2.  General Debugging.

      2.1.  Do leave PHP's error reporting turned on, and don't prepend all your function calls with the @-sign to stop warnings.
      
      2.2.  Don't write 10,000 lines of code then try to debug them all at once.  Incremental coding is a handy thing.  Use function stubs (blocks of code that are placeholders but don't do anything) to keep the structure of your code right until you get everything written.
         
      2.3.  Do put error-handling code in your scripts.  Write the error-handlers first, while your screen isn't cluttered up with the "meat" of your script.  It makes it easier to see the program flow to catch errors.  Your early scripts may not need this, but as your scripts grow more complex, your later scripts will.  Getting into the habit at the start can save you a lot of grief down the road.
         
      2.4.  Do indent your code.  There have been myriad code snippets posted in this forum where the logical error stemmed from the programmer's being unable to trace his own code logic.
         
      2.5.  Do footprint your code when troubleshooting.  Insert print statements that show variable states and logical positions in your code.  A lot of errors I've seen in the forum were because of a programmer's assuming a variable had a value it did not.
      
      2.6.  Verifying output from a web server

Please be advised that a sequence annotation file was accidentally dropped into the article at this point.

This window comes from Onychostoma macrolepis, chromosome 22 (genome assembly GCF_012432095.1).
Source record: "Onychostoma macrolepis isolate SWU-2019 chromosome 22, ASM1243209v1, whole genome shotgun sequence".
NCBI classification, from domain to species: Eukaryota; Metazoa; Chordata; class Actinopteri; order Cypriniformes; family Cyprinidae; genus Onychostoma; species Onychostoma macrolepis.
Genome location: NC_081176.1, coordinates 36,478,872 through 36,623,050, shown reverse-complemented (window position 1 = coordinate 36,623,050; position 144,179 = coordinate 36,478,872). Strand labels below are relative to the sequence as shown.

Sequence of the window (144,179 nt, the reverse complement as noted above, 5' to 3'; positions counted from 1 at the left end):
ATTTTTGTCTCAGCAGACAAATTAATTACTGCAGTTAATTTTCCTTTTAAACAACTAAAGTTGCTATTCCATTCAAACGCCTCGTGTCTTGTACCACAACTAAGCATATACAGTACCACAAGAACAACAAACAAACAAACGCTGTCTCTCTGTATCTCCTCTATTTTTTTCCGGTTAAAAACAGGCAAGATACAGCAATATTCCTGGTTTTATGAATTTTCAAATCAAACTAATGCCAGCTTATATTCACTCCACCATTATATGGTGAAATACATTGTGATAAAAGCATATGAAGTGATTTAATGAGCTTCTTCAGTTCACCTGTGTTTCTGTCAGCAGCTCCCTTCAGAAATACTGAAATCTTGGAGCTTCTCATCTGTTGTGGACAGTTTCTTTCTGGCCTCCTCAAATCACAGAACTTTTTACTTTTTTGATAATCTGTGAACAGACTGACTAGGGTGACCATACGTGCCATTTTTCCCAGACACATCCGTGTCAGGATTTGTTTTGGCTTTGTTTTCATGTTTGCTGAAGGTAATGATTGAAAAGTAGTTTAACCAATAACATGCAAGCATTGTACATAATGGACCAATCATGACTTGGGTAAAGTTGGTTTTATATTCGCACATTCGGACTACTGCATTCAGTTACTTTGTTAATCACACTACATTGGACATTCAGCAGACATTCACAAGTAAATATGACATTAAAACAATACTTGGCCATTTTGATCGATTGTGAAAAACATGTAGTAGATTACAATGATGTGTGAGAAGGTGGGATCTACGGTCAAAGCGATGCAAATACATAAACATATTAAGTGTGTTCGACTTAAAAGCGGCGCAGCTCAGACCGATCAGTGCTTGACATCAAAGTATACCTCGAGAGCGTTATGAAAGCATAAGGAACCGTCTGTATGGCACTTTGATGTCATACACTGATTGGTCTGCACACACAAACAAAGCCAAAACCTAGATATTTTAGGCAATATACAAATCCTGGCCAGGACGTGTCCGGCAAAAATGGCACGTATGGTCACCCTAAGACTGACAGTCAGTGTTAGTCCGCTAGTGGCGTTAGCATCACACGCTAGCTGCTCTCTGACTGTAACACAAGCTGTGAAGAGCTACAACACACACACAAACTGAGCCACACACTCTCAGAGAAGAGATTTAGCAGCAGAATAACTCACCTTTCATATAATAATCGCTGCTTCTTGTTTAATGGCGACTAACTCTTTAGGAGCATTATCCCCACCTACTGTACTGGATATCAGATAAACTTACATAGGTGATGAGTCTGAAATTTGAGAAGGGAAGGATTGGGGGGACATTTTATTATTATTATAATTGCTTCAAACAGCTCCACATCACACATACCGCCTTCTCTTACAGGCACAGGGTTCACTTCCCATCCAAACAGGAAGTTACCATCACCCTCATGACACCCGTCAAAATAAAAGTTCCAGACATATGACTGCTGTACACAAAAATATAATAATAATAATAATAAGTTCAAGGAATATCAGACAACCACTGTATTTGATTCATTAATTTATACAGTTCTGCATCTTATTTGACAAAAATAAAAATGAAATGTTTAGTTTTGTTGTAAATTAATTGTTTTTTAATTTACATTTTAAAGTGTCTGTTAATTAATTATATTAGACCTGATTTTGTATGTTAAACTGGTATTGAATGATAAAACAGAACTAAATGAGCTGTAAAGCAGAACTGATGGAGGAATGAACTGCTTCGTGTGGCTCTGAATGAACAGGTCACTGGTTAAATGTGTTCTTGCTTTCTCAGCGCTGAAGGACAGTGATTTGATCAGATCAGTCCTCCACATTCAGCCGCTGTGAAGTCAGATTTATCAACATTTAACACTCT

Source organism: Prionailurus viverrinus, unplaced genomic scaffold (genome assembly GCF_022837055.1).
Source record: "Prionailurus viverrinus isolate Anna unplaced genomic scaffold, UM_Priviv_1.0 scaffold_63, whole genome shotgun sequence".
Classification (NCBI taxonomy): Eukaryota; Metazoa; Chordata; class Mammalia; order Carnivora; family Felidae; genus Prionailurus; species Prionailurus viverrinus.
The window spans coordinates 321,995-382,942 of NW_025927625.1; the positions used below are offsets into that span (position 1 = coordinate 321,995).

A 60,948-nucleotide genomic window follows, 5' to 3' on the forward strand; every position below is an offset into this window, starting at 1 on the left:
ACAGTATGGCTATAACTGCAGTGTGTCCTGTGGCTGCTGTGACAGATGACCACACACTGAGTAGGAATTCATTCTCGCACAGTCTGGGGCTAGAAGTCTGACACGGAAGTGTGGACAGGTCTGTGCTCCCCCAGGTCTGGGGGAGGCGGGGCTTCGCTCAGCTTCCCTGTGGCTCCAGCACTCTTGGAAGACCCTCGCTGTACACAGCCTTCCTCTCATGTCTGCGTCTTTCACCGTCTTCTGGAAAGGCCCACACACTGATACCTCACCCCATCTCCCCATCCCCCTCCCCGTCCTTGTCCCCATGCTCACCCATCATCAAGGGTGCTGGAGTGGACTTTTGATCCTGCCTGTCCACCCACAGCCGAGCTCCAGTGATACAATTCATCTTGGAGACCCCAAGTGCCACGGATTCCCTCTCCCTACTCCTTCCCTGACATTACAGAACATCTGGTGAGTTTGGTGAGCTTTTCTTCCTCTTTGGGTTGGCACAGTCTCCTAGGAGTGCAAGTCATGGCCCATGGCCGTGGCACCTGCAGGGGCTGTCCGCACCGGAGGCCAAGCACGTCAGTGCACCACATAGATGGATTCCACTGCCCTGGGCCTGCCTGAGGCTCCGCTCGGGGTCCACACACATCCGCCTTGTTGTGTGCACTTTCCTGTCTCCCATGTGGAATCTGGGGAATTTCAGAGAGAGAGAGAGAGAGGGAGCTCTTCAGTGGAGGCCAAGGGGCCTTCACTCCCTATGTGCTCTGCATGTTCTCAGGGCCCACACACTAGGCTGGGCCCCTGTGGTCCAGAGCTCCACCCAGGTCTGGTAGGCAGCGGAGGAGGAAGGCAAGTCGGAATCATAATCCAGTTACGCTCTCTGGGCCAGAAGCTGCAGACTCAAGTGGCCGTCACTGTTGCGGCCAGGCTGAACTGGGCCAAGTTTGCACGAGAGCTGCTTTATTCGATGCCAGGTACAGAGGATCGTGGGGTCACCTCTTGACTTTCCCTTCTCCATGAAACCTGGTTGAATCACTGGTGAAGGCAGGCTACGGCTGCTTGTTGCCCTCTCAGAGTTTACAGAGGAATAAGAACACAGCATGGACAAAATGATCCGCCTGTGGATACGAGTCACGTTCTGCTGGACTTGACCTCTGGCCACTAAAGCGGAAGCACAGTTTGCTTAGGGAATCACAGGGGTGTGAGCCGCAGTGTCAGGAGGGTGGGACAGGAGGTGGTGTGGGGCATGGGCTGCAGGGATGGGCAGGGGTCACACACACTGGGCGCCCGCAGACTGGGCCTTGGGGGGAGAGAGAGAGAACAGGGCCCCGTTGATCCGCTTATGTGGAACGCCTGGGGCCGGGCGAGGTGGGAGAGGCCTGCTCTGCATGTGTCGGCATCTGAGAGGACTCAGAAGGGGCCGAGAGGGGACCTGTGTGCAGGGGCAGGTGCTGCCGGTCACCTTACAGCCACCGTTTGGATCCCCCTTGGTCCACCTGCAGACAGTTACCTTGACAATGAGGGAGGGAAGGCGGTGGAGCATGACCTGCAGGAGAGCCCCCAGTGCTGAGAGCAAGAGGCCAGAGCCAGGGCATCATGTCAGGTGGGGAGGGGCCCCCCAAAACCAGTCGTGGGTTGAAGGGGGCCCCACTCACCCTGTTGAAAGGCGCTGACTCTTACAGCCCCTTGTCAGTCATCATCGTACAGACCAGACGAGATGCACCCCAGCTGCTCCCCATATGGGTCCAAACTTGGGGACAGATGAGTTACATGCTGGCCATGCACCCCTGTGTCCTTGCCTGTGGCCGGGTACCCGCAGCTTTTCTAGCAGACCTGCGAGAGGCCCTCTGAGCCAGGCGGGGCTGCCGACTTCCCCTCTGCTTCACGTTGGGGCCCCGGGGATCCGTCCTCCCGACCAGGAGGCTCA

Sometimes it's hard to tell from watching the output of a web browser whether your script is working correctly.  This is usually true when your script outputs binary data such as an image or a PDF.  If your script is producing an error message or warning, all you will get is a web page with a missing image.
         
         The best way I've found is to connect to the web server using telnet on port 80 and sending by hand the information necessary to get my script to run.
         
         If your script expects no input or is expecting GET-method input, after connecting I type in:

CODE

         GET /mypath/myscriptname.php?fubar=1 HTTP/1.1[enter]
         Host: mywebserverhostname.com[enter]
         [enter]
         
         (If your script is expecting no input, you would exclude the part "?fubar=1".)
         
         
         If your script expects POST-method input, something like this will work:

CODE

         POST /mypath/myscriptname.php HTTP/1.1[enter]
         Host: mywebserverhostname.com[enter]
         Content-Type: application/x-www-form-urlencoded[enter]
         Content-Length: 11[enter]
         [enter]
         foo=3&bar=4[enter]
         
         (The gotcha is that the "Content-Length:" header must reflect the number of characters you're sending in.  Some servers are more picky about this than others.)
         
         
         You can combine POST- and GET-method input:

CODE

         POST /showpost.php?fubar=3 HTTP/1.1[enter]